Work on the $31.8 million foreign sale contract will be done in York, Pa., and in Aiken. To date, BAE, which has an electronics and engineering services facility in North Charleston, has delivered 16 of the Hercules vehicle systems to the Iraqi military.
Published Oct. 9, 2012
BAE Systems will build eight recovery vehicles for the Iraqi army under a $31.8 million contract, the company said in a news release.
Some of the work will be done at the defense contractor’s land and armaments facility in Aiken. BAE also has a site in North Charleston where the company provides electronics and engineering services to the U.S. Department of Defense.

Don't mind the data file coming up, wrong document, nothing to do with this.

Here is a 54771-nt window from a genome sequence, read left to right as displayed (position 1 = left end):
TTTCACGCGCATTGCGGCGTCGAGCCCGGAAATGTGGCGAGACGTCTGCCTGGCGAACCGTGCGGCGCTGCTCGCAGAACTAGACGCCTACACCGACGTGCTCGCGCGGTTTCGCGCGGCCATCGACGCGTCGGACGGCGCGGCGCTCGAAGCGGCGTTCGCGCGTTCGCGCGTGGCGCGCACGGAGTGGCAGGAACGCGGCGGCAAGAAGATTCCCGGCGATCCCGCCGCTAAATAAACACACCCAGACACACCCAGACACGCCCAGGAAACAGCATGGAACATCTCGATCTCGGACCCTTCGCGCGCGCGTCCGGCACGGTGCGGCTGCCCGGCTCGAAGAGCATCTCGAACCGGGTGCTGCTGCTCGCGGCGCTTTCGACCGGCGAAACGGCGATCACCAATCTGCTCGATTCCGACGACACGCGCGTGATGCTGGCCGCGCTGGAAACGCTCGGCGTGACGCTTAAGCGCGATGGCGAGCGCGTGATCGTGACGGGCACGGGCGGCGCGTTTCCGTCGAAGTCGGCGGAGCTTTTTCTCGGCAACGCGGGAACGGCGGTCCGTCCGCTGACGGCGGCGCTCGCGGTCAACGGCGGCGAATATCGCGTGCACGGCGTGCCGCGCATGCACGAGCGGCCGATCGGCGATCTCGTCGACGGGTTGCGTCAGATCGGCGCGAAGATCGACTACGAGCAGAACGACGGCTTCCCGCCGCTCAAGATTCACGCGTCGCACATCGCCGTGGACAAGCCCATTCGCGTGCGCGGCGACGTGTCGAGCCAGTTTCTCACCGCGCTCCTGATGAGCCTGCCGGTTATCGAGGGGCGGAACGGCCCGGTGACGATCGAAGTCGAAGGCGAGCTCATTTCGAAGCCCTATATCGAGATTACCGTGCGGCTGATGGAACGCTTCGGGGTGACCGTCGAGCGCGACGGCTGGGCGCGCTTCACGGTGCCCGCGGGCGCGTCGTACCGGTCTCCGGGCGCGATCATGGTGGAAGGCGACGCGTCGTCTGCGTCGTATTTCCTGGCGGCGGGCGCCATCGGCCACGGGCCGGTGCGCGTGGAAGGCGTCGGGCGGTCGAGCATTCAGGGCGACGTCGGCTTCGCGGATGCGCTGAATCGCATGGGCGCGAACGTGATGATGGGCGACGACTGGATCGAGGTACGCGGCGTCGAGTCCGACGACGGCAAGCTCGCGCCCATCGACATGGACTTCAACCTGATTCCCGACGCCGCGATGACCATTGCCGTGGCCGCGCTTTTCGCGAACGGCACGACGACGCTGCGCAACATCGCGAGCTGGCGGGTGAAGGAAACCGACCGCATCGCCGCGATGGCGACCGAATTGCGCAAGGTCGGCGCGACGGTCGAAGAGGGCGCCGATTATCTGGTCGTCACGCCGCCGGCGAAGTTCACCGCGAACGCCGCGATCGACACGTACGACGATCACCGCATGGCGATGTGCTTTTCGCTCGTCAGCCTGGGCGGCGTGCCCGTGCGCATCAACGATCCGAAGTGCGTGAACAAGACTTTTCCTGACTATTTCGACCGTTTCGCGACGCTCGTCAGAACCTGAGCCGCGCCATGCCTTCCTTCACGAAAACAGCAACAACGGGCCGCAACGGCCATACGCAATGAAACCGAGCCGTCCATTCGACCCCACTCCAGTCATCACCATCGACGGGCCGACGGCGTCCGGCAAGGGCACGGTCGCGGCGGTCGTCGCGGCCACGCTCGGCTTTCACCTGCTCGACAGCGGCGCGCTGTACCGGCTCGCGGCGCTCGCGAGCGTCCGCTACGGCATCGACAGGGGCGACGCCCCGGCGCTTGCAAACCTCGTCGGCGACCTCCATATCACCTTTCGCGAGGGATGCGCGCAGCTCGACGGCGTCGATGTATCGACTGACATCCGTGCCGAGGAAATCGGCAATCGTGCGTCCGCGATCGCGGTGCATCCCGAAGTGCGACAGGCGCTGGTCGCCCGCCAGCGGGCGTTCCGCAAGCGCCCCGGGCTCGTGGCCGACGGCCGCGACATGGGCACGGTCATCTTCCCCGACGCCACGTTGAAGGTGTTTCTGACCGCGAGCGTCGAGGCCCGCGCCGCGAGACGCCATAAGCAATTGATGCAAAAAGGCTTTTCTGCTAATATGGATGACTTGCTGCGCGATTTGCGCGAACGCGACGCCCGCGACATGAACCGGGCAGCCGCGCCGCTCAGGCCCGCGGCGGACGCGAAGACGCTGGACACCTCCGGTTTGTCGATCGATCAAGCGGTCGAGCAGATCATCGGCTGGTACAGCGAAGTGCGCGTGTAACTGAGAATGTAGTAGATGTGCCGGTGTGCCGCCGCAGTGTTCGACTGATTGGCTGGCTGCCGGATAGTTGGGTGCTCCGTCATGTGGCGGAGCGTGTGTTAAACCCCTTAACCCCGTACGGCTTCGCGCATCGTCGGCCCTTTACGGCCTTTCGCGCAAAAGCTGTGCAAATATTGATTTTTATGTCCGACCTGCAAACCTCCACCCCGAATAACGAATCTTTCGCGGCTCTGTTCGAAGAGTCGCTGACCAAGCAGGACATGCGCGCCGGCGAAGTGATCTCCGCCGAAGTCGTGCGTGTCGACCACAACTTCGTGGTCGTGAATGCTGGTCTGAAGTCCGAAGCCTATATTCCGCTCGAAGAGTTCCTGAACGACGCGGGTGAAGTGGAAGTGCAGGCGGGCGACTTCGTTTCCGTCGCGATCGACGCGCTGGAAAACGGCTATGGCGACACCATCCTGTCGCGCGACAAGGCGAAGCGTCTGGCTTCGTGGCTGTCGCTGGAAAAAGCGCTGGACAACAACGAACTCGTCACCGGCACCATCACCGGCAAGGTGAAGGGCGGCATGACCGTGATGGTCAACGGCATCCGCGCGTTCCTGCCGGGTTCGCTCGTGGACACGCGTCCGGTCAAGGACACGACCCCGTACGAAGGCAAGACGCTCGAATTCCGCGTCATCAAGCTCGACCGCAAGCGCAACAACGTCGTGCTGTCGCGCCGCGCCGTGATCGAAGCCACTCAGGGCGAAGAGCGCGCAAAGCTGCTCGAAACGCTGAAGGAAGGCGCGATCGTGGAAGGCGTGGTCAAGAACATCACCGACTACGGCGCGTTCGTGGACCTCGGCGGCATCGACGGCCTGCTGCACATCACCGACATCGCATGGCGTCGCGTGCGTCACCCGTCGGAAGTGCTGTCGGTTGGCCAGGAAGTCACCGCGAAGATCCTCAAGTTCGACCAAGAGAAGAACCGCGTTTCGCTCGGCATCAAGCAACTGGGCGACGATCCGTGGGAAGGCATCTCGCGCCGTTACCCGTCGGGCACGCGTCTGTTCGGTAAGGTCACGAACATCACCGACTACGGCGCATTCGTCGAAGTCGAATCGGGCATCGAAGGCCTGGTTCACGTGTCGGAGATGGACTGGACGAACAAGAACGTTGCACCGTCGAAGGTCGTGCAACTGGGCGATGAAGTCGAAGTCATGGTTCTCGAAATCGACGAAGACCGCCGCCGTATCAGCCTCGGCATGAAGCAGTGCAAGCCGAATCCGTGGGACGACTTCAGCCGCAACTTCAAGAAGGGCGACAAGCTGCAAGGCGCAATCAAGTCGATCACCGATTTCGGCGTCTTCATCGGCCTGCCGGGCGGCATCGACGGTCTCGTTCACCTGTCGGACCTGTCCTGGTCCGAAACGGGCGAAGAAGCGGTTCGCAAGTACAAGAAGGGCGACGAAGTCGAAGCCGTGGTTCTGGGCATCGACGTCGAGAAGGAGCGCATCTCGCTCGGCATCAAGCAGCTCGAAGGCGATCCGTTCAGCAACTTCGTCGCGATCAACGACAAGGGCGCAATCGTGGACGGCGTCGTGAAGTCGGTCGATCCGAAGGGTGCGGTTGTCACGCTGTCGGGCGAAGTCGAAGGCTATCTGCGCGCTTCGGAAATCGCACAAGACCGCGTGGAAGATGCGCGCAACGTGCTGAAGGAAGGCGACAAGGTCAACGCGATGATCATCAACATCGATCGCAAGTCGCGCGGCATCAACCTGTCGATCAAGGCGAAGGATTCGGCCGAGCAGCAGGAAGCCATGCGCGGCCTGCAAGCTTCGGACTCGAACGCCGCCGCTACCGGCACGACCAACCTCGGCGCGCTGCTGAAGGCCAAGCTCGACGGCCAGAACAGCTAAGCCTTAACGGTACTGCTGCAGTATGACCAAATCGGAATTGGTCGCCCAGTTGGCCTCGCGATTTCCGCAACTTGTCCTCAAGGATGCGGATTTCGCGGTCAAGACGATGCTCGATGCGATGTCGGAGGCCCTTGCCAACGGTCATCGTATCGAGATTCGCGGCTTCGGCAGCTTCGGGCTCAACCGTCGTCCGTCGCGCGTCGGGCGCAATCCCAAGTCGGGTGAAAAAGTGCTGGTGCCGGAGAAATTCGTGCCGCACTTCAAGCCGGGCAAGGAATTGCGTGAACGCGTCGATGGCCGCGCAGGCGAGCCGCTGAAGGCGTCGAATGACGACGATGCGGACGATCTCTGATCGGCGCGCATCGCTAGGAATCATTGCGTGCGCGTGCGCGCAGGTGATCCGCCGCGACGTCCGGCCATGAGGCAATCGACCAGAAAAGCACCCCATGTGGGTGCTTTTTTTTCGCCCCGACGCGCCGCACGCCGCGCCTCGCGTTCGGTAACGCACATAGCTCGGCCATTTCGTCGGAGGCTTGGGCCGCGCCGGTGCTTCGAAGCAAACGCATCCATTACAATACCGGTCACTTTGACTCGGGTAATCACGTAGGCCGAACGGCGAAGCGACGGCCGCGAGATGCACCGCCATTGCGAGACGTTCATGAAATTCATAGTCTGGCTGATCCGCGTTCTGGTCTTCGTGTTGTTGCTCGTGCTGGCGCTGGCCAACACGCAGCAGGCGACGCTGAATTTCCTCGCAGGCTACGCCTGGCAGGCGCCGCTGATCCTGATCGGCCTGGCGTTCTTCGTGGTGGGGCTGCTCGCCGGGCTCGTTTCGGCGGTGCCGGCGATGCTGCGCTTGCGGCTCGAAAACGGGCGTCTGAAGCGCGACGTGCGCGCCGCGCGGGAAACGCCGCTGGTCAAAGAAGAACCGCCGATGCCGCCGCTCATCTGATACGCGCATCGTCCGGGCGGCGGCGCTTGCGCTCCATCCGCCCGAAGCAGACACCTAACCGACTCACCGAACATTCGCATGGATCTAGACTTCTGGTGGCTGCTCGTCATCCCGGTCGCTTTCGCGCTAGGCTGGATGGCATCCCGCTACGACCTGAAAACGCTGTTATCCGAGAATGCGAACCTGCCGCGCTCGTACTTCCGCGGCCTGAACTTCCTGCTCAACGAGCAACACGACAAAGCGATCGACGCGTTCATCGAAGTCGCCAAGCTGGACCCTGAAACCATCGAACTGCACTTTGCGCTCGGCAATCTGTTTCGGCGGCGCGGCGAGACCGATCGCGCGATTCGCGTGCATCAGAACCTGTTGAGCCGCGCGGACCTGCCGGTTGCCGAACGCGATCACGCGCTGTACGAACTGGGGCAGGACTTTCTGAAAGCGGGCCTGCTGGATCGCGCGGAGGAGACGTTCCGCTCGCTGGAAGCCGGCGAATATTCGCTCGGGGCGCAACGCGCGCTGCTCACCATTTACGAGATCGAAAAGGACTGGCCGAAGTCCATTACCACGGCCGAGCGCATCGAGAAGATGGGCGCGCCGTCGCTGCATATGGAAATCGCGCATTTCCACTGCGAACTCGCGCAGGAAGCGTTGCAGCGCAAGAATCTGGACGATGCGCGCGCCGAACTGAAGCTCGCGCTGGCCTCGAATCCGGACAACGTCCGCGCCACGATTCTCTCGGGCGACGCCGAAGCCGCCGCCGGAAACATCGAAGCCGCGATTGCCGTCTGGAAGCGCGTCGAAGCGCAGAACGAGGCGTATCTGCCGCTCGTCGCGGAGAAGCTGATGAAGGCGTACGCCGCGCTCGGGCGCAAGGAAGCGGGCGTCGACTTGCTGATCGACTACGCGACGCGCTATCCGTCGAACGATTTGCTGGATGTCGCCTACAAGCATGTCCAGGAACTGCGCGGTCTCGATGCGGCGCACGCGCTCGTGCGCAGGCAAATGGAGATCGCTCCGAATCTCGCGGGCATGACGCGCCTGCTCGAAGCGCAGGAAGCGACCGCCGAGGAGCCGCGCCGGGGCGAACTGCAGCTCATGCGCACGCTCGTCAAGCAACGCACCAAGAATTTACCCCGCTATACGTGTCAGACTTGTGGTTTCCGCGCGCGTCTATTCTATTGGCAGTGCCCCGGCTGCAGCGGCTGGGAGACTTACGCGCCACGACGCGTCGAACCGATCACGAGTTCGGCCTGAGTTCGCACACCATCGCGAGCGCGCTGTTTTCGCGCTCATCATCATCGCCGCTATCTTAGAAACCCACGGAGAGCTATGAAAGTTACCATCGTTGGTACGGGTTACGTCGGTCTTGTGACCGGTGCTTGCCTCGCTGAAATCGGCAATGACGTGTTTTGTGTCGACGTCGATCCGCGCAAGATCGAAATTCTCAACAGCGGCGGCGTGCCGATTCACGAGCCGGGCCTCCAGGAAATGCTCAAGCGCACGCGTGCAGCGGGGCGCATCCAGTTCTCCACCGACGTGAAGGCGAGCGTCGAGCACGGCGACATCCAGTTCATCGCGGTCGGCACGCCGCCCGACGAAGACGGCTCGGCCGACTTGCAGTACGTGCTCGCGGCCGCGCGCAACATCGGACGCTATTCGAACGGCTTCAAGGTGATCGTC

BAE Systems will build eight recovery vehicles for the Iraqi army under a $31.8 million contract. (Photo/Provided)
Under the foreign military sale contract, BAE will produce eight M88A2 Heavy Equipment Recovery Combat Utility Lift Evacuation Systems, also known as Hercules, for the Iraqi army. To date, BAE has produced 16 Hercules vehicles for the Iraqi military, including eight delivered in 2010.
Along with BAE’s Aiken site, work will be done at the company’s operations in York, Pa. New hulls for the M88A2 will be manufactured in York, and the Aiken facility will make parts for the vehicles. Work is expected to begin in late 2013 and be finished in mid-2014.
BAE said the Hercules system can halve the number of recovery vehicles and personnel necessary for recovery missions supporting tank forces.
The contract brings the total value of U.S. government contracts to BAE Systems for the Hercules program to $1.4 billion with more than 500 vehicles fielded, including 75 fielded to the U.S. Marine Corps.